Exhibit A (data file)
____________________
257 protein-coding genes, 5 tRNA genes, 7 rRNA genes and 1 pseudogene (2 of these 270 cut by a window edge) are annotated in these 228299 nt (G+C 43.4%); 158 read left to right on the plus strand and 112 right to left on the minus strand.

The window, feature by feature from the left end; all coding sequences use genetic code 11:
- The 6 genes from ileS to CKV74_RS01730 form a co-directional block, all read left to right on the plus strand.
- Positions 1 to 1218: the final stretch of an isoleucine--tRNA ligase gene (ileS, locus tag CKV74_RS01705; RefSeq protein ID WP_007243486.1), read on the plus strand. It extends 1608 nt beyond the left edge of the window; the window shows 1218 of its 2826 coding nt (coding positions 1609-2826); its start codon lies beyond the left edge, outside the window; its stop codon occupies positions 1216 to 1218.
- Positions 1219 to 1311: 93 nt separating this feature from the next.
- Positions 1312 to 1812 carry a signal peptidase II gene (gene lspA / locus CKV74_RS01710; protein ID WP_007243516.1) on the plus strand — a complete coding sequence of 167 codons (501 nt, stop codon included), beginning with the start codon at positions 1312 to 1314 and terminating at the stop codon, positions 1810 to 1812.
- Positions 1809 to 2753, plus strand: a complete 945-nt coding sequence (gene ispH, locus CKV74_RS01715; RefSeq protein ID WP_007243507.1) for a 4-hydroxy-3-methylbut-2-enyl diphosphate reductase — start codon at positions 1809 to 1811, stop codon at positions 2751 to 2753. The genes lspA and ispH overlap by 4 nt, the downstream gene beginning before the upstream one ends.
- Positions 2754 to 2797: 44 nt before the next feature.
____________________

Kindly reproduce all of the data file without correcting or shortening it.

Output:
257 protein-coding genes, 5 tRNA genes, 7 rRNA genes and 1 pseudogene (2 of these 270 cut by a window edge) are annotated in these 228299 nt (G+C 43.4%); 158 read left to right on the plus strand and 112 right to left on the minus strand.

The window, feature by feature from the left end; all coding sequences use genetic code 11:
- The 6 genes from ileS to CKV74_RS01730 form a co-directional block, all read left to right on the plus strand.
- Positions 1 to 1218: the final stretch of an isoleucine--tRNA ligase gene (ileS, locus tag CKV74_RS01705; RefSeq protein ID WP_007243486.1), read on the plus strand. It extends 1608 nt beyond the left edge of the window; the window shows 1218 of its 2826 coding nt (coding positions 1609-2826); its start codon lies beyond the left edge, outside the window; its stop codon occupies positions 1216 to 1218.
- Positions 1219 to 1311: 93 nt separating this feature from the next.
- Positions 1312 to 1812 carry a signal peptidase II gene (gene lspA / locus CKV74_RS01710; protein ID WP_007243516.1) on the plus strand — a complete coding sequence of 167 codons (501 nt, stop codon included), beginning with the start codon at positions 1312 to 1314 and terminating at the stop codon, positions 1810 to 1812.
- Positions 1809 to 2753, plus strand: a complete 945-nt coding sequence (gene ispH, locus CKV74_RS01715; RefSeq protein ID WP_007243507.1) for a 4-hydroxy-3-methylbut-2-enyl diphosphate reductase — start codon at positions 1809 to 1811, stop codon at positions 2751 to 2753. The genes lspA and ispH overlap by 4 nt, the downstream gene beginning before the upstream one ends.
- Positions 2754 to 2797: 44 nt before the next feature.